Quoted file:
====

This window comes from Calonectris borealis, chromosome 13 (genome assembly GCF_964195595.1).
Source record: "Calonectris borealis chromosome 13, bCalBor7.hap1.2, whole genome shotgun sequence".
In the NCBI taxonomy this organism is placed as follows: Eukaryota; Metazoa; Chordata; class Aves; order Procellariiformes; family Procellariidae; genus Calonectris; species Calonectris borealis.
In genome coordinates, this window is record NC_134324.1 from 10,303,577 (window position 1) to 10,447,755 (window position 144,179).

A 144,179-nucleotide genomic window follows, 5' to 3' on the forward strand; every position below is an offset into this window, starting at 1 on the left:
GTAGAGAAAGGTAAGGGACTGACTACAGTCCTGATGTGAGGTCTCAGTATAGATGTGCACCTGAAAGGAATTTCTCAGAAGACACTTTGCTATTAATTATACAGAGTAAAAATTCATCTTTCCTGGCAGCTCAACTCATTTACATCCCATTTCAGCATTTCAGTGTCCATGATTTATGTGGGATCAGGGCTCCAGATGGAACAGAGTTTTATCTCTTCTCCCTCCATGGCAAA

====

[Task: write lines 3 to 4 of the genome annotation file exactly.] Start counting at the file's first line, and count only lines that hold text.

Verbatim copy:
In the NCBI taxonomy this organism is placed as follows: Eukaryota; Metazoa; Chordata; class Aves; order Procellariiformes; family Procellariidae; genus Calonectris; species Calonectris borealis.
In genome coordinates, this window is record NC_134324.1 from 10,303,577 (window position 1) to 10,447,755 (window position 144,179).